This is intended as an afterthought supplement to the post our very own Steve Robinson did about why your email marketing isn’t working. Forgive me for being blunt, but one reason why your email marketing isn’t working? Because you’re being annoying.
Here’s a true story, that might not seem like a big deal at first but let it sit after you read this next paragraph.
A friend of mine, Kevin, signed up another friend of mine, Dracula, for Brand Ninja’s — I’m replacing the real company and friend names to protect ‘em — email list without asking permission. Well, the email list is actually an exclusive, invite-only entree into getting a credit card that gives you discounts on almost anything you buy that’s relevant to running a business. When Brand Ninja received Dracula’s email address in their database, they were thrilled. Maybe a little too thrilled. They proceeded to send Dracula several enthused emails about everything they have to do to get set up with this sweet new credit card.
What’s missing here?
What’s also missing here?
Brand Ninja didn’t send a quick, polite email just to check that Dracula, in fact, wanted to be on this email list and was interested in their services.
What was likely going on here was Kevin was jazzed to be on and thought he’d spread the cheer in the season’s giving spirit. Well, that, and also one of those incentive programs where you get a sweeter deal on your deal if you refer other folks to sign up, as well.
There’s nothing wrong with any of these tactics, per se, but there are a lot of assumptions being made. Kevin’s assuming Dracula is interested. Brand Ninja is assuming Dracula is interested.
Without either person checking, one person might have broken the law and the other is being a jerk. You can figure out which is which.
The law that’s technically being broken is the 2003 CAN-SPAM Act, which exists to “regular interstate commerce by imposing limitations and penalties on the transmission of unsolicited commercial electronic mail via the Internet.” Unfortunately, the law is kind of a joke because it does not require permission to send marketing messages — what it does require is it being very clear how to opt out. But if you didn’t opt in or ask to opt in in the first place, how is that any different from spam?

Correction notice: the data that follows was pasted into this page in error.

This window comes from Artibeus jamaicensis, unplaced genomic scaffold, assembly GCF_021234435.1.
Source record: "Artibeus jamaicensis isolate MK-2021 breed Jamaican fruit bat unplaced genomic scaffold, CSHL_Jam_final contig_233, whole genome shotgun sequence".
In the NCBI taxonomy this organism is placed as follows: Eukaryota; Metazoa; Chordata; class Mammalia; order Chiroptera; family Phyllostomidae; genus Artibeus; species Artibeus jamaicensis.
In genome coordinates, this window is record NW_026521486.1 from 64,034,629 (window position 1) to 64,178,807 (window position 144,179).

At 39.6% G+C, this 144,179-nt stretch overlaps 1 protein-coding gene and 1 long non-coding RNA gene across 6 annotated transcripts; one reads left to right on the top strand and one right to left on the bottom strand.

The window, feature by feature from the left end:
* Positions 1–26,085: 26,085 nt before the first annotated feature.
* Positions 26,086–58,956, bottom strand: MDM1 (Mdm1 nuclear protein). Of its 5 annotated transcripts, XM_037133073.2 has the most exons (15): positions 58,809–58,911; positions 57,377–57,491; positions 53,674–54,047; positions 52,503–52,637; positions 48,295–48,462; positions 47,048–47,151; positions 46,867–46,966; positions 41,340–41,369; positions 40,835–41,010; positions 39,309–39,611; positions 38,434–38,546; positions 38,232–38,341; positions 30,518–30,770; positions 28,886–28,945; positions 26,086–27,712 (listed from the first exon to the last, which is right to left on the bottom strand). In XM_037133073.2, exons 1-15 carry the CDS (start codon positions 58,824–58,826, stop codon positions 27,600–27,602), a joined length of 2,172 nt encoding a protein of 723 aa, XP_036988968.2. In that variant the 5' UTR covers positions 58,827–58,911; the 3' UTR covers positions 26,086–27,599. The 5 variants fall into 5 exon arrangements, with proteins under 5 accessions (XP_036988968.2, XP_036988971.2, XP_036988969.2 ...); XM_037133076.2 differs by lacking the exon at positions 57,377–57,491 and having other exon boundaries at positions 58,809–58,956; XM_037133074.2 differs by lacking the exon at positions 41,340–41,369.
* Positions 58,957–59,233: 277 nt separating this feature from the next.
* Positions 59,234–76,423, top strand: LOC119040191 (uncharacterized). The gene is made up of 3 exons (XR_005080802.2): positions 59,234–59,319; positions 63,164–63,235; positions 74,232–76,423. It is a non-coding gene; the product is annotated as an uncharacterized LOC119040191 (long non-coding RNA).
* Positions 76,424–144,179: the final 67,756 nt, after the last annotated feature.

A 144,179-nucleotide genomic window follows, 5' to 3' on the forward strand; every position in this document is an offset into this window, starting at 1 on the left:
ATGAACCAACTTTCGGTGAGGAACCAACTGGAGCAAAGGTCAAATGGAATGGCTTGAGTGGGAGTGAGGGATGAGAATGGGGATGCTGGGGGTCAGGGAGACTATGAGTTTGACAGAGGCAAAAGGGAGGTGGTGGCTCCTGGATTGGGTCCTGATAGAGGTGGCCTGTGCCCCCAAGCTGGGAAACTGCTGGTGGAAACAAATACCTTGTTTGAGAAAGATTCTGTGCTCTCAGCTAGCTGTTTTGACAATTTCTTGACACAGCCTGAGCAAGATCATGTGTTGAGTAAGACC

In other words, if this is someone’s first exposure and interaction to and with your company and they didn’t ask for it? You’re as good as blocked forever.
So, do the decent thing: Check that extra address you just got belongs to someone who wants to belong to your database.
Also, hi Dracula!
David Wolinsky is a freelance writer and a lifelong Chicagoan. In addition to currently serving as an interviewer-writer for Adult Swim, he's also a comedy-writing instructor for Second City. He was the Chicago city editor for The Onion A.V. Club where he provided in-depth daily coverage of this city's bustling arts/entertainment scene for half a decade. When not playing video games for work he's thinking of dashing out to Chicago Diner, Pizano's, or Yummy Yummy. His first career aspirations were to be a game-show host.